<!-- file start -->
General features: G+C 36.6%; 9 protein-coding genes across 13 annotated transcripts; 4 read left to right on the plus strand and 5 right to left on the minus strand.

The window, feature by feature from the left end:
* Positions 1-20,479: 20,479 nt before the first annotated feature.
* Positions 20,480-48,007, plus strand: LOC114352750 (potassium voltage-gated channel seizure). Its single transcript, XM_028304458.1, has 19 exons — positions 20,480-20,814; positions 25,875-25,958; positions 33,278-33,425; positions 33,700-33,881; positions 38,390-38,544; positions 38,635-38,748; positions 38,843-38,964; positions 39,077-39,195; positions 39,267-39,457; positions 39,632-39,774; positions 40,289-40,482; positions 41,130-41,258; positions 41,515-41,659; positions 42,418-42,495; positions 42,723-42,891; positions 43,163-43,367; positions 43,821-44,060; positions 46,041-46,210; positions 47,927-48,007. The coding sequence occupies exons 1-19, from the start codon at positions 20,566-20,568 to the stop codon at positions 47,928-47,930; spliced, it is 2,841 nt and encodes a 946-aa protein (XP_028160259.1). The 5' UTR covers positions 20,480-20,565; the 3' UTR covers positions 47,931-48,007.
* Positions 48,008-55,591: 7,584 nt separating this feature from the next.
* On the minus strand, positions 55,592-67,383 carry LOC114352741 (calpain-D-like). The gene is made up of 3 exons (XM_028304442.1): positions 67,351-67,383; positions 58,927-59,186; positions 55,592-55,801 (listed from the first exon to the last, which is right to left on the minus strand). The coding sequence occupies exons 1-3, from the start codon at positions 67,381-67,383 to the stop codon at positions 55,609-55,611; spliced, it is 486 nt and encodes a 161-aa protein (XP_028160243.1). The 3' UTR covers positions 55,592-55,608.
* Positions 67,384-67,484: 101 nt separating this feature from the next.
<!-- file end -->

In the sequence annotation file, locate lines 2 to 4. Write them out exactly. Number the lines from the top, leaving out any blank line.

The window, feature by feature from the left end:
* Positions 1-20,479: 20,479 nt before the first annotated feature.
* Positions 20,480-48,007, plus strand: LOC114352750 (potassium voltage-gated channel seizure). Its single transcript, XM_028304458.1, has 19 exons — positions 20,480-20,814; positions 25,875-25,958; positions 33,278-33,425; positions 33,700-33,881; positions 38,390-38,544; positions 38,635-38,748; positions 38,843-38,964; positions 39,077-39,195; positions 39,267-39,457; positions 39,632-39,774; positions 40,289-40,482; positions 41,130-41,258; positions 41,515-41,659; positions 42,418-42,495; positions 42,723-42,891; positions 43,163-43,367; positions 43,821-44,060; positions 46,041-46,210; positions 47,927-48,007. The coding sequence occupies exons 1-19, from the start codon at positions 20,566-20,568 to the stop codon at positions 47,928-47,930; spliced, it is 2,841 nt and encodes a 946-aa protein (XP_028160259.1). The 5' UTR covers positions 20,480-20,565; the 3' UTR covers positions 47,931-48,007.